Summits Yellow

Viewpoint: Has the Snapchat bubble burst?

Alex Spencer

Snap is a sinking ship. Snapchat needs fixing fast. Snapchat Spectacles were the worst business decision since New Coke.

That seems to be the consensus in the tech industry today, after Snap posted losses of $443.2m (£337.4m) for its most recent quarter, sending stock prices plummeting. It’s probably an inevitable reaction, given how much we talk up Snapchat as the only platform that matters for reaching the post-millennials, or whatever other ungainly label ends up sticking for Generation Z.

The thing is, though – this isn’t anything new. Snap reported almost exactly the same losses in the previous quarter, and there’s no shortage of stories illustrating that company isn’t all that it’s sometimes made out to be.

Last month, forecasts of Snap’s annual ad revenues were cut by over $125m. Its hardware division reportedly made cuts in September, after disappointing sales of Spectacles. The company has struggled to fill inventory on the Shows video content it added to the Discover section earlier this year.

Snapchat’s Stories feature, influential as it has been on other social apps, is now eclipsed by the equivalent features on Instagram and WhatsApp. In fact, WhatsApp’s Status – a feature that I, an inveterate user of the messaging app, have not only never used but had to Google just now to check what it actually is – is bigger than the entirety of Snapchat, with 250m and 173m DAUs respectively.

Somehow, though, none of this has really seemed to knock the rose-tinted Spectacles from our collective nose. And it’s entirely possible that, within a week, we’ll have moved on from these results and the narrative will be back to Snapchat’s successes.

The reason why its reputation has weathered the assorted storms so well, I suspect, has to do with the selling point that I mentioned earlier. To paraphrase the immortal Ol’ Dirty Bastard: Snapchat is for the children.

According to Piper Jaffray’s autumn 2017 ‘Taking Stock with Teens’ report, Snapchat is named as the preferred social network by 47 per cent of US teens, well ahead of aforementioned rivals like Instagram (24 per cent) and Facebook (nine per cent).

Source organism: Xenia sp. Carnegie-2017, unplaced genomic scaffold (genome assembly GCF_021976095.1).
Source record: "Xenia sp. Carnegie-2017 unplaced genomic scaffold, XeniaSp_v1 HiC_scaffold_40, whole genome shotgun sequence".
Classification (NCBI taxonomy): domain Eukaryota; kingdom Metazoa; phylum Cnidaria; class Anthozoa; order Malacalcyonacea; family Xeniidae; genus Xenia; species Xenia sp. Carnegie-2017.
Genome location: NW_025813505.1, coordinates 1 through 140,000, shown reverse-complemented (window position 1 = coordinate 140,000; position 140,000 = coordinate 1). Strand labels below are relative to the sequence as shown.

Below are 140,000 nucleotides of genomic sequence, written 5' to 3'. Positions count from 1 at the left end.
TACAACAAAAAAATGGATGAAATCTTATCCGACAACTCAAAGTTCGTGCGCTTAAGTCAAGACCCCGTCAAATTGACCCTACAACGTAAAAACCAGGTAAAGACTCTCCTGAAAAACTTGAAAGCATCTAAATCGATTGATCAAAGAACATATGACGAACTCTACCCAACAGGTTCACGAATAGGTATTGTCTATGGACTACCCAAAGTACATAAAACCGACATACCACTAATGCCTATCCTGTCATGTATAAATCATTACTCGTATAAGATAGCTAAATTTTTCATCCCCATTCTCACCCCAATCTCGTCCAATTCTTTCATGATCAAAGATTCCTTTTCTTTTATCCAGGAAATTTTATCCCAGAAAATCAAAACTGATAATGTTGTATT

This an extremely attractive demographic for advertisers, and one they want to keep in step with as they grow older. Not only that, but there’s always the fear of growing old and losing touch, which can mean that we give a bit more leeway to any newfangled contraptions that we don’t fully understand.

And it’s not just the users who are young, of course, but the company itself. Snapchat was first launched six years ago, and held its IPO in January. This is a major reason that stories about Snap’s missteps aren’t treated the same way as similar ones about Yahoo or Twitter have been.

Nevertheless, if you wind back a few years, Twitter is a fairly good comparison for where Snap is now. It took the social world by storm, held its IPO, and to date has not reported a single profitable quarter. This is understandable with a young company, but after a few billion dollars of loss, it stops being tolerated, by investors, stakeholders and those of us watching from the sidelines alike.

When that happens, the narrative changes, and a company quickly goes from golden boy to problem child. As Twitter has spent the last year or so discovering, this change is one that’s hard to come back from.

Snap, to its credit, seems to be taking the bad news more seriously than anyone. CEO Evan Spiegel suggested that the app will have a major revamp to make it more welcoming to new users, and it appears to be stepping away from Spectacles, the product that took the company from ‘Snapchat’ to ‘Snap’.

More encouragingly still, it looks to be tackling the criticisms of its ad offering before they develop into a similarly headline-grabbing problem. Already this month, Snapchat has launched a conversion tracking tool to help marketers follow users between devices, and reportedly acquired programmatic data analytics firm Metamarkets.

It’s entirely possible to turn opinion around, as Facebook did after its IPO, transforming from a company that made precisely no money from mobile to one that now relies on the channel for 88 per cent of its ad revenue.

Of course, the importance of all this is a matter of priorities. Perhaps for Snap, it’s more important to be liked by the schoolkids than the stock market – after all, they are its big advantage over the increasingly uncool Facebook. If nothing else, it’s all going to make those first year-end financials a gripping read next February.